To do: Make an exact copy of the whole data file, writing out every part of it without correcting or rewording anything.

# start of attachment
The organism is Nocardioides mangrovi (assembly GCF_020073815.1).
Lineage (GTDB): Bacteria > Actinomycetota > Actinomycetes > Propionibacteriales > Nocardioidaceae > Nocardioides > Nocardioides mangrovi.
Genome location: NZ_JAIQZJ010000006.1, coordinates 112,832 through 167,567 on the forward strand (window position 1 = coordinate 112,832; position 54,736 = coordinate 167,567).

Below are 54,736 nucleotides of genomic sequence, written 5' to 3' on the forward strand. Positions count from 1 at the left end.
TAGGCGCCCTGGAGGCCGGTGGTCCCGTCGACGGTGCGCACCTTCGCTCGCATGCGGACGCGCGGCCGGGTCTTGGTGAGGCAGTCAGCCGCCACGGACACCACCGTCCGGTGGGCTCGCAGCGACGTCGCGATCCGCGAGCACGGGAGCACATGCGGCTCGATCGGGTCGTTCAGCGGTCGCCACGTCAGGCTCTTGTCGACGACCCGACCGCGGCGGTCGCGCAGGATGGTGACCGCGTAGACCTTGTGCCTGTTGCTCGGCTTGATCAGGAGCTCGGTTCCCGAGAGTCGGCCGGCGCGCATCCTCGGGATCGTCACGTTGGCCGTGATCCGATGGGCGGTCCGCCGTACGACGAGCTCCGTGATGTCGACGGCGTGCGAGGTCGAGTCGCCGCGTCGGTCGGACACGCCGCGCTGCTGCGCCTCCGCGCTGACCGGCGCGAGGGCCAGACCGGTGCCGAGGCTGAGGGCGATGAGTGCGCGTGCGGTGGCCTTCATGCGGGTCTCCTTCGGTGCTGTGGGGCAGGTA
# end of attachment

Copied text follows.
The organism is Nocardioides mangrovi (assembly GCF_020073815.1).
Lineage (GTDB): Bacteria > Actinomycetota > Actinomycetes > Propionibacteriales > Nocardioidaceae > Nocardioides > Nocardioides mangrovi.
Genome location: NZ_JAIQZJ010000006.1, coordinates 112,832 through 167,567 on the forward strand (window position 1 = coordinate 112,832; position 54,736 = coordinate 167,567).

Below are 54,736 nucleotides of genomic sequence, written 5' to 3' on the forward strand. Positions count from 1 at the left end.
TAGGCGCCCTGGAGGCCGGTGGTCCCGTCGACGGTGCGCACCTTCGCTCGCATGCGGACGCGCGGCCGGGTCTTGGTGAGGCAGTCAGCCGCCACGGACACCACCGTCCGGTGGGCTCGCAGCGACGTCGCGATCCGCGAGCACGGGAGCACATGCGGCTCGATCGGGTCGTTCAGCGGTCGCCACGTCAGGCTCTTGTCGACGACCCGACCGCGGCGGTCGCGCAGGATGGTGACCGCGTAGACCTTGTGCCTGTTGCTCGGCTTGATCAGGAGCTCGGTTCCCGAGAGTCGGCCGGCGCGCATCCTCGGGATCGTCACGTTGGCCGTGATCCGATGGGCGGTCCGCCGTACGACGAGCTCCGTGATGTCGACGGCGTGCGAGGTCGAGTCGCCGCGTCGGTCGGACACGCCGCGCTGCTGCGCCTCCGCGCTGACCGGCGCGAGGGCCAGACCGGTGCCGAGGCTGAGGGCGATGAGTGCGCGTGCGGTGGCCTTCATGCGGGTCTCCTTCGGTGCTGTGGGGCAGGTA